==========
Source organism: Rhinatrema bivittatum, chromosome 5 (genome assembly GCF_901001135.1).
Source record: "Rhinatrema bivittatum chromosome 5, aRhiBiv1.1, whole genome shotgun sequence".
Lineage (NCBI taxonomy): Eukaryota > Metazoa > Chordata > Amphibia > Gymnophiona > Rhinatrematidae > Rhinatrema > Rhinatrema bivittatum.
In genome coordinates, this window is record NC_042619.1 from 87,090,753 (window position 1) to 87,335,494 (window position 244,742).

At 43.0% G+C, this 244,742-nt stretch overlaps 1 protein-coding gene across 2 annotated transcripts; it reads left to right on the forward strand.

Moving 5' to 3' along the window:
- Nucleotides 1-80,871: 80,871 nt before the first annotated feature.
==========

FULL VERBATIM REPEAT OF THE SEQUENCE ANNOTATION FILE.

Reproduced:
Source organism: Rhinatrema bivittatum, chromosome 5 (genome assembly GCF_901001135.1).
Source record: "Rhinatrema bivittatum chromosome 5, aRhiBiv1.1, whole genome shotgun sequence".
Lineage (NCBI taxonomy): Eukaryota > Metazoa > Chordata > Amphibia > Gymnophiona > Rhinatrematidae > Rhinatrema > Rhinatrema bivittatum.
In genome coordinates, this window is record NC_042619.1 from 87,090,753 (window position 1) to 87,335,494 (window position 244,742).

At 43.0% G+C, this 244,742-nt stretch overlaps 1 protein-coding gene across 2 annotated transcripts; it reads left to right on the forward strand.

Moving 5' to 3' along the window:
- Nucleotides 1-80,871: 80,871 nt before the first annotated feature.